Insight oriented couples' therapy has been found to result in greater success rates over a longer period of time. But behavioral or multi-modality models may also be of benefit. In other words, when one of your therapy goals is to understand your patterns of interaction and where they come from, you will be more likely to be able to solve problems in the future without returning to coupes' therapy.
Finally, and very importantly, consider your rapport and connection with the therapist. If either you or your husband is unable to make an emotional connection or gain at least some insight from the session, it may be the chemistry! Like anything personality counts. Training and experience is important, but it must be matched with your feeling that this person can help you. One therapist will not be right for all couples. Some part of your decision should include your "gut" response to this person's style and personality, along with the information to your other questions.
Because it is a significant investment in your future, do not shy away from interviewing several therapists. It is acceptable to let a therapist know that you are making two or three appointments for an initial session with different therapists, and that you will make a choice before a follow-up session is scheduled. This will allow you to judge the chemistry of your interaction.
If you are well satisfied with your first pick, it is fine to simply continue what you have begun. But if the first session leaves you unsettled in a way that does not seem productive, consider another consult.
You and your husband have fallen into an alternating pattern of withdrawal and bickering early in your marriage. There are other ways of connecting besides bickering. Consider reading books on marriage that might also help you begin to see a bigger picture and vision of what you want in a marriage. Any work you do to get your marriage on track will benefit your counseling.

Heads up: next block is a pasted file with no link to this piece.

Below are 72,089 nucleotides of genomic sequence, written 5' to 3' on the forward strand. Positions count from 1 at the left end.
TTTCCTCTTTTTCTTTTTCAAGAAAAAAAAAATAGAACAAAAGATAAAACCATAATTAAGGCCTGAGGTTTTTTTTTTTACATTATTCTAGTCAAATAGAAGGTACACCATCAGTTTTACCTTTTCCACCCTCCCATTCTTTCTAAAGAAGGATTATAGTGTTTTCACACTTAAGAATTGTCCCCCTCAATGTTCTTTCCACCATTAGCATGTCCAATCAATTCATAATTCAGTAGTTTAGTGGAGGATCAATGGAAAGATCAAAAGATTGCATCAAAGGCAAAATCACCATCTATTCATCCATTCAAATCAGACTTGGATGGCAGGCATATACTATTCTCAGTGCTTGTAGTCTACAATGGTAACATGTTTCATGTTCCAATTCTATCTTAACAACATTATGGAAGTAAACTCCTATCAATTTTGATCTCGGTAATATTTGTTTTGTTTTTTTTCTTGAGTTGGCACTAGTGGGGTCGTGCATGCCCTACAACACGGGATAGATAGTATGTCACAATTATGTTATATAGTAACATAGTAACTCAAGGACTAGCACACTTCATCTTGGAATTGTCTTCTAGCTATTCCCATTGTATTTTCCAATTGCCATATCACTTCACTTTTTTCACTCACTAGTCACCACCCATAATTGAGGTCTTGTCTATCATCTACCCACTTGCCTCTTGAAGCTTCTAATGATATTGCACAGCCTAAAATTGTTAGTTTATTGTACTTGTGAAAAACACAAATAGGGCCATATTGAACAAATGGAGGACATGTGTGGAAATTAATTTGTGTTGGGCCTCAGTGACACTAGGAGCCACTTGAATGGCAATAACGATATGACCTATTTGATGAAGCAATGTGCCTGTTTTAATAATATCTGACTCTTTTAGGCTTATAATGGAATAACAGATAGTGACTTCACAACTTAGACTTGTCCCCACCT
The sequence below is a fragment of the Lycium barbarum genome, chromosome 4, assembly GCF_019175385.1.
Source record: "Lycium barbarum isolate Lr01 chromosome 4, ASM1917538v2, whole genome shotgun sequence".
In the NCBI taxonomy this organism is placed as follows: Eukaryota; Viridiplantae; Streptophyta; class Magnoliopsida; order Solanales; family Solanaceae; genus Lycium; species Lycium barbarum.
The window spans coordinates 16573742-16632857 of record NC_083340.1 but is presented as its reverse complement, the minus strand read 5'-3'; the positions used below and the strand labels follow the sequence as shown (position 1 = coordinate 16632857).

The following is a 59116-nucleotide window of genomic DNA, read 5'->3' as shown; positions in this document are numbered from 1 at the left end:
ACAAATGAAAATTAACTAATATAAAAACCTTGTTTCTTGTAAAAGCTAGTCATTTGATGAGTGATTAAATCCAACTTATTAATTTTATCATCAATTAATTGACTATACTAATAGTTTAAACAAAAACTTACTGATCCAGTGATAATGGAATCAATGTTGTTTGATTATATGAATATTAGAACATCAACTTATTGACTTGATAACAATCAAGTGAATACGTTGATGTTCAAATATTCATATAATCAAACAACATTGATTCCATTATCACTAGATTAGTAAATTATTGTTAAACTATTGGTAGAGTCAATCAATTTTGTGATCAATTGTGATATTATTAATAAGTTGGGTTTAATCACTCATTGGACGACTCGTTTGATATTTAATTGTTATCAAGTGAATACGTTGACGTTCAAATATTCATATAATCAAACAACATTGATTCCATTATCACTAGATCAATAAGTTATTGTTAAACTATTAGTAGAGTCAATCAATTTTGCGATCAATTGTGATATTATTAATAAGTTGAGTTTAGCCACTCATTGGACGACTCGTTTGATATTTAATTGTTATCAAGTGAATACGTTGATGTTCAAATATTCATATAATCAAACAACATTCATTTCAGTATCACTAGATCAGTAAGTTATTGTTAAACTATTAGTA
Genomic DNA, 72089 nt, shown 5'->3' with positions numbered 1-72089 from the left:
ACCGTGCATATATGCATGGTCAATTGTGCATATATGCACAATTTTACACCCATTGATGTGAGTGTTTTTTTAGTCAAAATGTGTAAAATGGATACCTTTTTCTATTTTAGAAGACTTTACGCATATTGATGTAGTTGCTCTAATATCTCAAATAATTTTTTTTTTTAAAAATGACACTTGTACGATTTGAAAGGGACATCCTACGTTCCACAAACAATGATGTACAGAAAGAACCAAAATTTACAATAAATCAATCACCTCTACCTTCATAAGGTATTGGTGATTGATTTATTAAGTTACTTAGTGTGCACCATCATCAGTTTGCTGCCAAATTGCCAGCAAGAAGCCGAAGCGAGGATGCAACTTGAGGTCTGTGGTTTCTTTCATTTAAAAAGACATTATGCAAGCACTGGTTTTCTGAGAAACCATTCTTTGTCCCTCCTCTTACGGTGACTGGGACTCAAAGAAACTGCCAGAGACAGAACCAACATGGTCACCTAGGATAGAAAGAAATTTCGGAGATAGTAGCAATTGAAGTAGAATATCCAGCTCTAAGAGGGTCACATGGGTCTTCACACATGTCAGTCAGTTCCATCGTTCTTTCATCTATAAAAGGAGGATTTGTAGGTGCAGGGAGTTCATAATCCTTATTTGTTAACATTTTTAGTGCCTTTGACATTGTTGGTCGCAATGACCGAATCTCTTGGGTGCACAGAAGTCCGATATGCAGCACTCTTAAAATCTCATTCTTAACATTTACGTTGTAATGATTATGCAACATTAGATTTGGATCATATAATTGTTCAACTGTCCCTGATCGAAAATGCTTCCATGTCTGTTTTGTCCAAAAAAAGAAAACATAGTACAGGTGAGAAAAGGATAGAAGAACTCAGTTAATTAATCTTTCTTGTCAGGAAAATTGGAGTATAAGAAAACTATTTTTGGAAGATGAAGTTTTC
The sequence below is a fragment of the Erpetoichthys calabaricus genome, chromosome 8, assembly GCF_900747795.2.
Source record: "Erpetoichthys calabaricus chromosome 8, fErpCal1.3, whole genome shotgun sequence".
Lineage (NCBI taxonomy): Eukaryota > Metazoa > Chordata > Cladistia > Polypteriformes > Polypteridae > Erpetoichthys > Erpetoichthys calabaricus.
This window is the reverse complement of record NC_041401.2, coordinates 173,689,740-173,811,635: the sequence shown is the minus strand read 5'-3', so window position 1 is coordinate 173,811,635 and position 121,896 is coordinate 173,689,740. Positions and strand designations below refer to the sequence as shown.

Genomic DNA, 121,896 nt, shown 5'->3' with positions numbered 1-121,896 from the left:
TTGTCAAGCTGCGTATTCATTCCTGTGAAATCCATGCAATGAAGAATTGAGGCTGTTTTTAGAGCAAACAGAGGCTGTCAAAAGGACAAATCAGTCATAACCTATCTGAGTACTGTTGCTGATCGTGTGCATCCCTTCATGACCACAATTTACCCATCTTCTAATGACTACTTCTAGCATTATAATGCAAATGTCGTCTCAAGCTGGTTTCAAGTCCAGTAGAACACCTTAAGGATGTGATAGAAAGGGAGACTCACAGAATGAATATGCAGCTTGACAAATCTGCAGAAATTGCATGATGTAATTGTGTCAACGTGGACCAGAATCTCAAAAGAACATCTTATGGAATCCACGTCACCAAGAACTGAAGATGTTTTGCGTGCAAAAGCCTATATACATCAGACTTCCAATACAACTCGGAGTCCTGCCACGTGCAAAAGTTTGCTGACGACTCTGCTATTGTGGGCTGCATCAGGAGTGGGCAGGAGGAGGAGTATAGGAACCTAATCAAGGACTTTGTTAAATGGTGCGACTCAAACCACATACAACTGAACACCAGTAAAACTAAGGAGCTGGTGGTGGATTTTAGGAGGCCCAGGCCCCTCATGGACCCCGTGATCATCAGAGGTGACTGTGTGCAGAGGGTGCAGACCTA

Do your best to express yourself honestly and directly during your marital session so that the therapist can best help you. If you keep secrets or find yourself protecting your spouse by hedging what you say, you will be less likely to get the help you need. Like going to a physician for a physical problem, be sure to show your therapist where it hurts!
Gayle Peterson, MSSW, LCSW, PhD is a family therapist specializing in prenatal and family development. She trains professionals in her prenatal counseling model and is the author of An Easier Childbirth, Birthing Normally and her latest book, Making Healthy Families. Her articles on family relationships appear in professional journals and she is an oft-quoted expert in popular magazines such as Woman's Day, Mothering and Parenting. . She also serves on the advisory board for Fit Pregnancy Magazine.
Dr. Gayle Peterson has written family columns for ParentsPlace.com, igrandparents.com, the Bay Area's Parents Press newspaper and the Sierra Foothill's Family Post. She has also hosted a live radio show, "Ask Dr. Gayle" on www.ivillage.com, answering questions on family relationships and parenting. Dr. Peterson has appeared on numerous radio and television interviews including Canadian broadcast as a family and communications expert in the twelve part documentary "Baby's Best Chance". She is former clinical director of the Holistic Health Program at John F. Kennedy University in Northern California and adjunct faculty at the California Institute for Integral Studies in San Francisco. A national public speaker on women's issues and family development, Gayle Peterson practices psychotherapy in Oakland, California and Nevada City, California. She also offers an online certification training program in Prenatal Counseling and Birth Hypnosis. Gayle and is a wife, mother of two adult children and a proud grandmother of three lively boys and one sparkling granddaughter.
Copyright 1996-2003. Gayle Peterson All rights reserved.